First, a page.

The Difference Between Resolutions and Goals

by Phyllis LeFevre, Certified Life Coach and NLP Wellness Practitioner

Have you ever noticed that right after someone wishes you Happy New Year there is a very good chance that they’ll ask “What’s your New Year’s resolution?”

If you did make a resolution, you’re in good company. A study published in the Journal of Clinical Psychology reported that 45% of all Americans usually make New Year’s resolutions.

The perennial top 10 New Year’s resolutions are: 1) losing weight, 2) being more organized, 3) to decrease spending and increase saving, 4) to enjoying life to the fullest, 5) to increase health and fitness, 6) to learn something exciting, 7) to quit smoking, 8) to help others live their dreams, 9) to fall in love and 10) to spend more time with family.

Resolving to change for the good is certainly better than passive acceptance of the status quo, but the problem is sticking with your resolution long enough to experience the desired results, and unfortunately the same study indicated that only about 8% of people who make resolutions are successful at fulfilling them.

The problem with these resolutions is that they really aren’t goals

They are, however, good intentions. An intention is the idea that we are going to do something. Intentions are good to have. In fact, everything begins with an intention.

To go beyond intention is to act upon it. Acting upon your intentions is what leads to success, which mean being able to take steps towards getting what you want or need. Success leads to satisfaction.

To go beyond satisfaction means to achieve your goal and fulfill your resolution.

When working with life coaching clients, NLP teaches us to always start with the question, “What do you want?” The most important thing about how you answer this question is to answer it in the positive. State what you want, not what you don’t want.

What bridges the gap between having the intention to begin doing something on January first and actually taking concrete steps towards getting what you want?

The first step is to realize that the way that you have framed your resolution is probably a want or a need, not a goal.

A goal is a want or a need which you have addressed with a plan. New Year’s resolutions are often all want, need and intention but very little planning for sustained action.

Weight loss — the number one resolution — is a perfect example of the difference between having a vague intention and having a plan. “Lose some weight” is not a plan, or even a tangible goal. Goals need to be specific. The amount of weight loss needs to be specified, a projected time frame needs to be visualized — and all of this needs to be realistic.

“I’m going to lose 30 pounds” without a time frame is not a goal.

Goals have to be stated in positive terms

Are you moving toward something, i.e. being healthy to play with my children / grandchildren or away from something, i.e. I don’t want to be sick with diabetes / high blood pressure?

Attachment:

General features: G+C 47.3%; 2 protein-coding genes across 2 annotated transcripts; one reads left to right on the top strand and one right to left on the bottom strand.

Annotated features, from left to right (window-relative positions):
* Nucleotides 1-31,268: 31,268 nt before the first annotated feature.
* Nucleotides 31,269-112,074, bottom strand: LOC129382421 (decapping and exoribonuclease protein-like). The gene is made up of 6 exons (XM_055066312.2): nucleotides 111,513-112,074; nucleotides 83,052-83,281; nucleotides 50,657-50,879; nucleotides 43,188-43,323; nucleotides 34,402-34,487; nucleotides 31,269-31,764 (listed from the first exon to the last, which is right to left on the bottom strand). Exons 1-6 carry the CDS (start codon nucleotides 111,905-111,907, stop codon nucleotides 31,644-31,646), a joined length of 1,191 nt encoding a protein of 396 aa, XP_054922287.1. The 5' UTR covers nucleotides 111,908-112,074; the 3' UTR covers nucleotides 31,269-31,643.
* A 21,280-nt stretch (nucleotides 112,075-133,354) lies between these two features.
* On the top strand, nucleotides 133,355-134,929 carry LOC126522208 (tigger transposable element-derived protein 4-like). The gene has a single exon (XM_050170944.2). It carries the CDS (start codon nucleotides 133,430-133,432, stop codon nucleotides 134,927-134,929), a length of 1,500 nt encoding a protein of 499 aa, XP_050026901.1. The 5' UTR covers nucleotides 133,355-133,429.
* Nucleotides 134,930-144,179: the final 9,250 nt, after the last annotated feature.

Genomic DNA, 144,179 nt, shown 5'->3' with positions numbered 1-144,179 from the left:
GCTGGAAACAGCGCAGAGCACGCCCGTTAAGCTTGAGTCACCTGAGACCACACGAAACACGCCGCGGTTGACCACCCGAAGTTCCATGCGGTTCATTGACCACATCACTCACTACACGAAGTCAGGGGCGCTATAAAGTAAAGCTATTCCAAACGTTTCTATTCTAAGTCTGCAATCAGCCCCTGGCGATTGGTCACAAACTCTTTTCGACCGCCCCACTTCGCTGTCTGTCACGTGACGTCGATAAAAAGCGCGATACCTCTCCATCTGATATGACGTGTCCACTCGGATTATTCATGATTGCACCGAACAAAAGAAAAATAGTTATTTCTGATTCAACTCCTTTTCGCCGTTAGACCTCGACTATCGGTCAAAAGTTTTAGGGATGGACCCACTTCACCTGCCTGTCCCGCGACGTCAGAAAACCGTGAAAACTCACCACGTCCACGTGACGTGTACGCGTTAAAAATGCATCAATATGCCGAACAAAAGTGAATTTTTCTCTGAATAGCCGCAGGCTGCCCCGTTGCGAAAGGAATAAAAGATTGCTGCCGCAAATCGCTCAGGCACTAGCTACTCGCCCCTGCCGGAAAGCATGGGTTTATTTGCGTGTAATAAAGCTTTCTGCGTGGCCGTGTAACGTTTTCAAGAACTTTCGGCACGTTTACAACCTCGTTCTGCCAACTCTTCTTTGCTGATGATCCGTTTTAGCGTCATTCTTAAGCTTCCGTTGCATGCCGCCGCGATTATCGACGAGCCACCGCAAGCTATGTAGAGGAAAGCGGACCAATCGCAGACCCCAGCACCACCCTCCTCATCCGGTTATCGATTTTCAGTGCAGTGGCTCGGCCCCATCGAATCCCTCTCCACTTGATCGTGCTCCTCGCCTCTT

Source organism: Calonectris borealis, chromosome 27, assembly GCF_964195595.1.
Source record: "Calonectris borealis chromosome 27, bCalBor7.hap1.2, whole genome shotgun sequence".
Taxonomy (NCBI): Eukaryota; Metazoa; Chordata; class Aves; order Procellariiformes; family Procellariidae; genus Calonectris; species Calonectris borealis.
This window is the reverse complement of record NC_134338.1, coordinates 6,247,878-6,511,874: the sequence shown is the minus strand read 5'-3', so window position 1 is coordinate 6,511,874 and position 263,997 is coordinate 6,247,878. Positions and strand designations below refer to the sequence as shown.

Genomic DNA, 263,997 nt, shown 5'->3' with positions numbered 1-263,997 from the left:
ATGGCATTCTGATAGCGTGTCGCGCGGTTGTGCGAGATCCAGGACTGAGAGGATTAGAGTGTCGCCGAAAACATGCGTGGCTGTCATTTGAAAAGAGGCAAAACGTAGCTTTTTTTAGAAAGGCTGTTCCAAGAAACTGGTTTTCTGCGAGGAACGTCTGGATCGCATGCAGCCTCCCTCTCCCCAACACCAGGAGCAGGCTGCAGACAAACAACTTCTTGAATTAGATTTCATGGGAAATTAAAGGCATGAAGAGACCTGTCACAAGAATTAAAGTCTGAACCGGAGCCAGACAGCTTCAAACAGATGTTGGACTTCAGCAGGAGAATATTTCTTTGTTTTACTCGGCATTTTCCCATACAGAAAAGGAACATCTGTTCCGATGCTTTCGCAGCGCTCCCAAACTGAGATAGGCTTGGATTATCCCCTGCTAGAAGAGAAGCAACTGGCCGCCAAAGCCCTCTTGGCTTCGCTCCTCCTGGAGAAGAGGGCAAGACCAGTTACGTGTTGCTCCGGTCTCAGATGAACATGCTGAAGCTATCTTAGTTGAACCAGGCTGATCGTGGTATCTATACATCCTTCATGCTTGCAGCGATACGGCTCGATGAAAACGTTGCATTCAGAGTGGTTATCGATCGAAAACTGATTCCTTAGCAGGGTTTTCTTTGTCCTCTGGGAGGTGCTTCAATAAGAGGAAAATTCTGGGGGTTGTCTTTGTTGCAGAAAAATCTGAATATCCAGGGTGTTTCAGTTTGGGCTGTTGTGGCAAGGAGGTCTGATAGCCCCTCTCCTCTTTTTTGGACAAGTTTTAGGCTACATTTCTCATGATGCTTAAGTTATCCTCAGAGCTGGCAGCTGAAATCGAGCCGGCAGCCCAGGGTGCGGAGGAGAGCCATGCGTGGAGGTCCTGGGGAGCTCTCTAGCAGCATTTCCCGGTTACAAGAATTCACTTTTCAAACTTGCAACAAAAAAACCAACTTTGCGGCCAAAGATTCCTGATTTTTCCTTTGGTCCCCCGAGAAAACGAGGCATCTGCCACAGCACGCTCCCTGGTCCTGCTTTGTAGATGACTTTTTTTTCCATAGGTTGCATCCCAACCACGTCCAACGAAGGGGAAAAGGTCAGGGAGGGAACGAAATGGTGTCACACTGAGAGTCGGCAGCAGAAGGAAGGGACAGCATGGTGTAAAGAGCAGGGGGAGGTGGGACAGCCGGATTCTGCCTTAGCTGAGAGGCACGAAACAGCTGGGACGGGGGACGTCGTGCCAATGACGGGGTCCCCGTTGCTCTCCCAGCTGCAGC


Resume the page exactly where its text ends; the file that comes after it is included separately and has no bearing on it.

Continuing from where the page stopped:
Goals stated in negative terms like “loosing, giving up, quitting and reducing something” sap your energy and often contain traps that will cause you to change your behavior in ways that are incompatible with the positively stated goal, and that undermine your intention.

NLP Life Coaching is about transforming motivation. Often times, our clients start out wanting to not be sick and then move toward wanting to be healthy and a role model for their children.

When you look at the goal of weight loss, to turn this into a positive goal, seek the purpose and meaning of your will to eat healthy food and to exercise, for example.

Ask yourself: What will losing weight bring me? You might answer, “well…I will be healthier” or “I will be able to play with my children / grandchildren without difficulty breathing.”

Now these are things to move towards!

The second question may be: Besides eating healthy food and exercising, are there other ways by which I can be healthier?

There may be many answers to that question, e.g. relaxation, taking time for yourself, etc.

These answers are consistent with an overall healthier lifestyle. By focusing on losing weight you actually open a portal to a wealth of other positive goals that lead to permanent lifestyle transformation.

An overall healthier lifestyle that will automatically include no longer being overweight, and overeating and not exercising will simply become incompatible with who you have become.

Five more tips

  • It helps that your goals benefit more than just yourself. Ask yourself the question: “Who else will benefit from the achievement of my goal?”
  • Make sure that your goal is in harmony with what is going on in your life so that you will not have given up too much to achieve it.
  • Get interested in the steps towards your goals, not just the end result.
  • Set goals that are challenging that require you to expand your zone of comfort.
  • Set goals that will serve as their own reward. Don’t pursue something to impress others.

Happy Goal Setting!

Phyllis LeFevre is a certified NLP Life Coach and Wellness Practitioner based near Raleigh / Durham, North Carolina, who develops individualized programs for permanent lifestyle change. Her company, Inspire Momentum NLP, works with clients in a one-on-one setting designing customized coaching programs that will ensure success. You can contact her at (801) 244 8333 or